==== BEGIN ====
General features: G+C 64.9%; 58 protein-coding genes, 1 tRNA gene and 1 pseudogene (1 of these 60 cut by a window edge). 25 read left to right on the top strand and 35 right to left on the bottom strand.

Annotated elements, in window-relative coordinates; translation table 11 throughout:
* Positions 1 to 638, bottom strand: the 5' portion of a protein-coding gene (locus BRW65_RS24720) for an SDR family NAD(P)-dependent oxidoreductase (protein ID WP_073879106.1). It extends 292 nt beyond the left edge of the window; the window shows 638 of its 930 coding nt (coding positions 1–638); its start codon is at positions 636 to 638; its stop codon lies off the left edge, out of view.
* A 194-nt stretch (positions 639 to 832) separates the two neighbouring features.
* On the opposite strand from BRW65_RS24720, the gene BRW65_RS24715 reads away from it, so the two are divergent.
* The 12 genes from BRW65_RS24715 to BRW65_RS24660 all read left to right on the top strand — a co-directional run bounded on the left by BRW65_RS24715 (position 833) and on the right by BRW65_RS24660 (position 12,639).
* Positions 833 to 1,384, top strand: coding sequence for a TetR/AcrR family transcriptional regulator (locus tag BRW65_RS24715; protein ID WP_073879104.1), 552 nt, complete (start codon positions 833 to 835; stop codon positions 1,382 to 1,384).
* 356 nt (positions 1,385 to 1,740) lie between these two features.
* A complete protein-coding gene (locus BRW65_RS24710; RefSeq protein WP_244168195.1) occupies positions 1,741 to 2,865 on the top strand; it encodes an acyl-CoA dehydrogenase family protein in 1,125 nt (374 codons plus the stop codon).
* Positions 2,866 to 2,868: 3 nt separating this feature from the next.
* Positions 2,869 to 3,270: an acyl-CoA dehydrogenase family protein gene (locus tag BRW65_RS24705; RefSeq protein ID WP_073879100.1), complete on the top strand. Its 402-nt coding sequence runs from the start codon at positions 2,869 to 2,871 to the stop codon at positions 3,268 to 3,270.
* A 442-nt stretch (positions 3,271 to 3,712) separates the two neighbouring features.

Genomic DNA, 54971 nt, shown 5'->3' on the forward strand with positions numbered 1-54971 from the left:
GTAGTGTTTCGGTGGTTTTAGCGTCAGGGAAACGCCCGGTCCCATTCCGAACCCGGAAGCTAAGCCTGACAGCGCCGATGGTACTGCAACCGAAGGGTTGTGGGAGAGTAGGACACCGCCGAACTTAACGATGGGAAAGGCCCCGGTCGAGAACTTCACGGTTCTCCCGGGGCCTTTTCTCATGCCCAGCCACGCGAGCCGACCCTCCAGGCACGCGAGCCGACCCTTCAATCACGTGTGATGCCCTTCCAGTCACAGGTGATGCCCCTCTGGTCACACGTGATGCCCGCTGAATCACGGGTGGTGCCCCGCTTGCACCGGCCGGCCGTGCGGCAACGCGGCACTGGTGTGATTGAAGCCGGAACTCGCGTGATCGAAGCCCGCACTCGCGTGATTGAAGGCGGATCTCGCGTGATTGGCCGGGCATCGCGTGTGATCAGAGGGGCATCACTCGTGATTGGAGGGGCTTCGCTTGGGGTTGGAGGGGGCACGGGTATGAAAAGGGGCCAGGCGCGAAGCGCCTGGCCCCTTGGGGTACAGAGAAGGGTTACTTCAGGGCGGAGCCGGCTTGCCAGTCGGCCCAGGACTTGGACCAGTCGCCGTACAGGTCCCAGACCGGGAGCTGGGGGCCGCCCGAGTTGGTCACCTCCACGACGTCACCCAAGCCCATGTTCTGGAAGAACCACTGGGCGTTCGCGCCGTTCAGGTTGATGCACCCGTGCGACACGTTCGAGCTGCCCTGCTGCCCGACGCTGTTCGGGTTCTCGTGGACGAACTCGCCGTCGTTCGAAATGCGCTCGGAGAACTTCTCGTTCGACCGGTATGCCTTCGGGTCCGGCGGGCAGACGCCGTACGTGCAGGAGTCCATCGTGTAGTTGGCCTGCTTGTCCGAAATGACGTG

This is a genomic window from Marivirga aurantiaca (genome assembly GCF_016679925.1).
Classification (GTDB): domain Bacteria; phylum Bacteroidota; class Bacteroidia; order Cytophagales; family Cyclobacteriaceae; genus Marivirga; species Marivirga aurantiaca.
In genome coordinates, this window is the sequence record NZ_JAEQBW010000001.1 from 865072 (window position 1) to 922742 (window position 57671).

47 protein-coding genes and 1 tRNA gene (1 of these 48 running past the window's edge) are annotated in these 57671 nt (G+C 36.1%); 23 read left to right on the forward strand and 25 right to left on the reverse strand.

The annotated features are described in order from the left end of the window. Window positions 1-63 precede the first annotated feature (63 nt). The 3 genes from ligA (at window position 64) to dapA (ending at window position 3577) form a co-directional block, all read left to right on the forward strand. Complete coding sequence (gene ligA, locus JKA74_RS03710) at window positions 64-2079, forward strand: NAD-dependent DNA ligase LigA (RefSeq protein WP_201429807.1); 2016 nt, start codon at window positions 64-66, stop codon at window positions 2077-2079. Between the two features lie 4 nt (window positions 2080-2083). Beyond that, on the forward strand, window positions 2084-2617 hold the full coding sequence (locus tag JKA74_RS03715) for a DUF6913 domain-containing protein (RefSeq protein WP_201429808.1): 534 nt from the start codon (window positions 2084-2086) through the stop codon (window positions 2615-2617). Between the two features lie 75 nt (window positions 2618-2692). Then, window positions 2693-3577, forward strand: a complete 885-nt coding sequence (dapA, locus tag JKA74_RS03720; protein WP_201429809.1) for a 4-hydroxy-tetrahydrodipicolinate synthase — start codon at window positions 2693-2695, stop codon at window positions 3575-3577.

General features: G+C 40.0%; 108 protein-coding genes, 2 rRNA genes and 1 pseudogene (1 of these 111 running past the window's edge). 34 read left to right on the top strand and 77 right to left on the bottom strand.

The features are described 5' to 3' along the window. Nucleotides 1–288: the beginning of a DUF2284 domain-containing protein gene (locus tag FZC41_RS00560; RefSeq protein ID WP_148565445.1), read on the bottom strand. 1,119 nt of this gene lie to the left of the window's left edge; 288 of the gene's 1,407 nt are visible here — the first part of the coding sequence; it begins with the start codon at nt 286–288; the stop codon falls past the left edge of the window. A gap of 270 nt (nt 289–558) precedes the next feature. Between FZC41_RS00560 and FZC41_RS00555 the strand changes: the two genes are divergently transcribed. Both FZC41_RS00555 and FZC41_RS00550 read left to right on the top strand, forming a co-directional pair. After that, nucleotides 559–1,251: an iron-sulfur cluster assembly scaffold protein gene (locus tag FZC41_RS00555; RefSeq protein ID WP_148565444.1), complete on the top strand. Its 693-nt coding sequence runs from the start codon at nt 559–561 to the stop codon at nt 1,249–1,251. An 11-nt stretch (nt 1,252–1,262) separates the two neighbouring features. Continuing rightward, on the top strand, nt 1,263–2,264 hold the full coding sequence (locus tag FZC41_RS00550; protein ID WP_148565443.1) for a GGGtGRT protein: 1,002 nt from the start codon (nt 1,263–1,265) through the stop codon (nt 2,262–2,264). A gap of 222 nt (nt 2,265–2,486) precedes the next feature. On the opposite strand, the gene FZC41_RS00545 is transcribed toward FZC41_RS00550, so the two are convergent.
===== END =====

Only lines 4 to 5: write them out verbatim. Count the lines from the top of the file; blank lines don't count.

* A 194-nt stretch (positions 639 to 832) separates the two neighbouring features.
* On the opposite strand from BRW65_RS24720, the gene BRW65_RS24715 reads away from it, so the two are divergent.